Point Patterns of New Brunswick Forest Fires
Point patterns created from yearly records, provided by the New Brunswick Department of Natural Resources, of all fires falling under their jurisdiction for the years 1987 to 2003 inclusive (with the year 1988 omitted until further notice).
The coordinates of the fire locations were provided in terms of
latitude and longitude, to the nearest minute of arc. These were converted
to New Brunswick stereographic projection coordinates (Thomson,
Mephan and Steeves, 1977) which was the coordinate system in which
the map of New Brunswick --- which constitutes the observation
window for the pattern --- was obtained. The conversion was done
C program kindly provided by Jonathan Beaudoin of
the Department of Geodesy and Geomatics, University of New Brunswick.
Finally the data and window were rescaled since the use of the New Brunswick stereographic projection coordinate system resulted in having to deal with coordinates which are expressed as very large integers with a bewildering number of digits. Amongst other things, these huge numbers tended to create very untidy axis labels on graphs. The width of the bounding box of the window was made equal to 1000 (nameless) units. In addition the lower left hand corner of this bounding box was shifted to the origin. The height of the bounding box was changed proportionately, resulting in a value of approximately 959.
The window for the fire patterns comprises 6 polygonal components, consisting of mainland New Brunswick and the 5 largest islands. Some lakes which should form holes in the mainland component are currently missing; this problem will be remedied in future releases. The window was formed by ``simplifying'' the map that was originally obtained. The simplification consisted in reducing (using an interactive visual technique) the number of polygon edges in each component. For instance the number of edges in the mainland component was reduced from over 138,000 to 500.
For some purposes it is probably better to use a discretized (mask type) window. See ``Examples''.
Because of the coarseness of the coordinates of the original data (1 minute of longitude is approximately 1 kilometer at the latitude of New Brunswick), data entry errors, and the simplification of the observation window, many of the original fire locations appeared to be outside of the window. This problem was addressed by shifting the location of the ``outsider'' points slightly, or deleting them, as seemed appropriate.
The columns of the data frames comprising
[object Object],[object Object],[object Object],[object Object],[object Object],[object Object],[object Object],[object Object],[object Object],[object Object]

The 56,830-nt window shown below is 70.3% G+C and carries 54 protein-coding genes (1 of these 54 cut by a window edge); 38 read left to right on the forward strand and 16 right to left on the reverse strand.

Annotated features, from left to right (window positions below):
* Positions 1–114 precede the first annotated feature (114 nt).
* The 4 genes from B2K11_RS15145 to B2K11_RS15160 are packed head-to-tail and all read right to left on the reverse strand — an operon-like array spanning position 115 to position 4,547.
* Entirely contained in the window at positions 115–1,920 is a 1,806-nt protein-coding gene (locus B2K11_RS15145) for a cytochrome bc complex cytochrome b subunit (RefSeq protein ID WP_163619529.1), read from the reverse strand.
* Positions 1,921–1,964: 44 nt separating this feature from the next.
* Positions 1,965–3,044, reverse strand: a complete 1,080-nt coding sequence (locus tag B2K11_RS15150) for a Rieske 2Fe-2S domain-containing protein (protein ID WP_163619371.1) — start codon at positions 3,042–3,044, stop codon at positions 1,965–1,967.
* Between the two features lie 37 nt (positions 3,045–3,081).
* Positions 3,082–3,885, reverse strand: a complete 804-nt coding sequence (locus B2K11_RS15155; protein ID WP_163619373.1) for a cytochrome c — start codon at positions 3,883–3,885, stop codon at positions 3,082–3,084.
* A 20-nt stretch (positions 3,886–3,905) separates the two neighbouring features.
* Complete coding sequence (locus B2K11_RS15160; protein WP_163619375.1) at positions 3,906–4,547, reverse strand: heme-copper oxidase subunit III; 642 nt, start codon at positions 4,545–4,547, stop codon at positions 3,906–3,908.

Note that due to data entry errors some of the ``out dates'' and
``out times'' in the original data sets were actually earlier
than the corresponding ``discovery dates'' and ``discover times''.
In such cases all corresponding entries of the
out.julian) were set
NA. Also, some of the dates and times were missing
NA) in the original data sets.
data(nbfires) creates three objects:
nbfires is a marked point pattern (an object
"ppp") consisting of all of the fires in the years
1987 to 2003 inclusive, with the omission of 1988. The marks
consist of the last two digits of the years, with the string
nbfires. prepended. Patterns for individual years can
be extracted using the function
nbextras is a list of data frames, with
extras.03. The columns
of these data frames provide ``extra'' information about the
fires. (See ``Details''.)
nbw.rect is a rectangular window which covers
central New Brunswick. It is provided for use in illustrative and
``practice'' calculations inasmuch as the use of a rectangular
window simplifies some computations considerably.
The data were kindly provided by the New Brunswick Department of Natural Resources. Special thanks are due to Jefferey Betts for a great deal of assistance.
Turner, Rolf (2007) Point patterns of forest fire locations. To appear in Environmental and Ecological Statistics.
Thomson, D. B., Mephan, M. P., and Steeves, R. R. (1977)
The stereographic double projection.
Technical Report 46, University of New Brunswick,
Fredericton, N. B., Canada
data(nbfires) X <- split(nbfires) # Create a list of yearly point patterns. attach(X) # Make the individual point patterns accessible. attach(nbextras) # Make the individual `extras' accessible. ftyp <- extras.00$fire.type Y.00 <- nbfires.00[ftyp==1 | ftyp==2] # Pick out forest and grass fires. stt <- extras.00$dis.julian[ftyp==1 | ftyp==2] fin <- extras.00$out.julian[ftyp==1 | ftyp==2] Y.00 <- setmarks(Y.00,fin-stt) # Mark the pattern with fire duration. plot(Y.00) # nbw.mask <- as.mask(nbfires$window, dimyx=500) plot(nbw.mask, col=c("green", "white")) plot(nbfires$window, border="red", add=TRUE) # plot(unmark(Y.00)[nbw.rect], add=TRUE) plot(nbw.rect,add=TRUE,border="blue") # K.00 <- Kest(Y.00) plot(K.00)